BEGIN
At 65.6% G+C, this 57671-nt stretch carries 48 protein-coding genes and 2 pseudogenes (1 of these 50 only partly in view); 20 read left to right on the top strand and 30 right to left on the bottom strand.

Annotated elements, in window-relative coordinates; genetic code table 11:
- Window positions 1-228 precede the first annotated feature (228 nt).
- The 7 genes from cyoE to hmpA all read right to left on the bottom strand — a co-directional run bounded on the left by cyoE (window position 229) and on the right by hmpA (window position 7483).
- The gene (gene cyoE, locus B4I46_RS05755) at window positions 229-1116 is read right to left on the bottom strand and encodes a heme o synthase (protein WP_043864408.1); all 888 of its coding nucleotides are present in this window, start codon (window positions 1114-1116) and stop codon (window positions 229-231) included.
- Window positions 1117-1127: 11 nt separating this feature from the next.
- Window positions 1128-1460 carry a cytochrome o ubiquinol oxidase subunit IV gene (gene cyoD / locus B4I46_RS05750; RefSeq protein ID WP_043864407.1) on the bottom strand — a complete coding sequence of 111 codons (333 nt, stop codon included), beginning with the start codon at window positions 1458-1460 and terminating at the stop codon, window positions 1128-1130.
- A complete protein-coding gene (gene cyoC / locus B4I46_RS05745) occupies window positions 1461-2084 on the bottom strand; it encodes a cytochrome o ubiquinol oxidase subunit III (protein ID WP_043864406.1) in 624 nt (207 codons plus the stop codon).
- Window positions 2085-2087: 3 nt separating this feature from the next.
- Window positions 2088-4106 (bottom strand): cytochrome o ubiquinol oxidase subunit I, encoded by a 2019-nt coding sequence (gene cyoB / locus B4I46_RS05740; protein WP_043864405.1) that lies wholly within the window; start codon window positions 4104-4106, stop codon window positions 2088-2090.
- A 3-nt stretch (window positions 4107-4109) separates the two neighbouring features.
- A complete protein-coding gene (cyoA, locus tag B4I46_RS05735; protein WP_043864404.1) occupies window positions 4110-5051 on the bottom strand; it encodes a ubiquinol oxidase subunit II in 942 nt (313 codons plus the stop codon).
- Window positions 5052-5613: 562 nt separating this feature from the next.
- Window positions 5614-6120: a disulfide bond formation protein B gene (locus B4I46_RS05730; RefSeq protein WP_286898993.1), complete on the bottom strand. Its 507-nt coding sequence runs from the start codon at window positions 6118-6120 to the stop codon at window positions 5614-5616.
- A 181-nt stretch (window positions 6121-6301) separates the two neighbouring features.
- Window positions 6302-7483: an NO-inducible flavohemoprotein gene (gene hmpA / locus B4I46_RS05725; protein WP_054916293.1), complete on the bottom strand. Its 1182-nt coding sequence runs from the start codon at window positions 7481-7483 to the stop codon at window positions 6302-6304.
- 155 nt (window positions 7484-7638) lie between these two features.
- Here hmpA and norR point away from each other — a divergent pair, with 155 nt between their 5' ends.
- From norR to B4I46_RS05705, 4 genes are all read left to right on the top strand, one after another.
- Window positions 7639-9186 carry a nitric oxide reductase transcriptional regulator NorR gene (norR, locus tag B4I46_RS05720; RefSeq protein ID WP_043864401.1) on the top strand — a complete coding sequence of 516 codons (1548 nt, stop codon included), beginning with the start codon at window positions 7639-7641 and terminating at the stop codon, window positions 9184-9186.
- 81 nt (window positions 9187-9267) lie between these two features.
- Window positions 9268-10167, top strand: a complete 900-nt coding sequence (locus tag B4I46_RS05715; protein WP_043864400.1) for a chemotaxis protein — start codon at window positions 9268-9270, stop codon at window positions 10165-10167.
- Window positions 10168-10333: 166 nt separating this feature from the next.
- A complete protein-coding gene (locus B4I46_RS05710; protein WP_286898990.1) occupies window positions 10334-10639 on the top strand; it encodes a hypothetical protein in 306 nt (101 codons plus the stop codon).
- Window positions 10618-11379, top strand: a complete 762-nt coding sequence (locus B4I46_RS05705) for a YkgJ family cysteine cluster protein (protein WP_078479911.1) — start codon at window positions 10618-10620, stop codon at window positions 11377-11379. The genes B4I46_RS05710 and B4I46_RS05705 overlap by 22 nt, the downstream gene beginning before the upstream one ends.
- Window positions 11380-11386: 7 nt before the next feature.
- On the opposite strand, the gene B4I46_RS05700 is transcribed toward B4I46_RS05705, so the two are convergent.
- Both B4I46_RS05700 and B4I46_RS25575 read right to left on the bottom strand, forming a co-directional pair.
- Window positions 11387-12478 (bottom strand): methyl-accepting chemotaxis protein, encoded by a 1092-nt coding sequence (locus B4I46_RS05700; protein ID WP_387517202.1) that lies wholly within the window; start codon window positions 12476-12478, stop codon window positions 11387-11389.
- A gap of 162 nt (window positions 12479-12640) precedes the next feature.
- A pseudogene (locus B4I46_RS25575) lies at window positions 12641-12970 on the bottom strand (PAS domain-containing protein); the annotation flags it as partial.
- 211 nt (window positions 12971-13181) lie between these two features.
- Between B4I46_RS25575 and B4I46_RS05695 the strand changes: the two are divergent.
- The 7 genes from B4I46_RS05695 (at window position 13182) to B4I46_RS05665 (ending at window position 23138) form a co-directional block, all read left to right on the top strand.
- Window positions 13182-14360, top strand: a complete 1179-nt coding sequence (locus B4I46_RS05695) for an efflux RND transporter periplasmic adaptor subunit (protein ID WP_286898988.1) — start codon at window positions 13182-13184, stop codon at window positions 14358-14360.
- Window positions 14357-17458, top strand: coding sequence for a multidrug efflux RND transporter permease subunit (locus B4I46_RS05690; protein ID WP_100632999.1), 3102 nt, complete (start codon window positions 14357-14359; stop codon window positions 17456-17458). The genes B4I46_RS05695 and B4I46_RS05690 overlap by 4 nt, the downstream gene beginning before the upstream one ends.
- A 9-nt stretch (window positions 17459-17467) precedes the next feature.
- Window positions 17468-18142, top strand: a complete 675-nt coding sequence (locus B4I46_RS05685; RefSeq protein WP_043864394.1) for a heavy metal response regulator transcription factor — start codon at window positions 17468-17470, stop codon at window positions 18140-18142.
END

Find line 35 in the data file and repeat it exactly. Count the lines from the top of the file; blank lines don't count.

- Window positions 13182-14360, top strand: a complete 1179-nt coding sequence (locus B4I46_RS05695) for an efflux RND transporter periplasmic adaptor subunit (protein ID WP_286898988.1) — start codon at window positions 13182-13184, stop codon at window positions 14358-14360.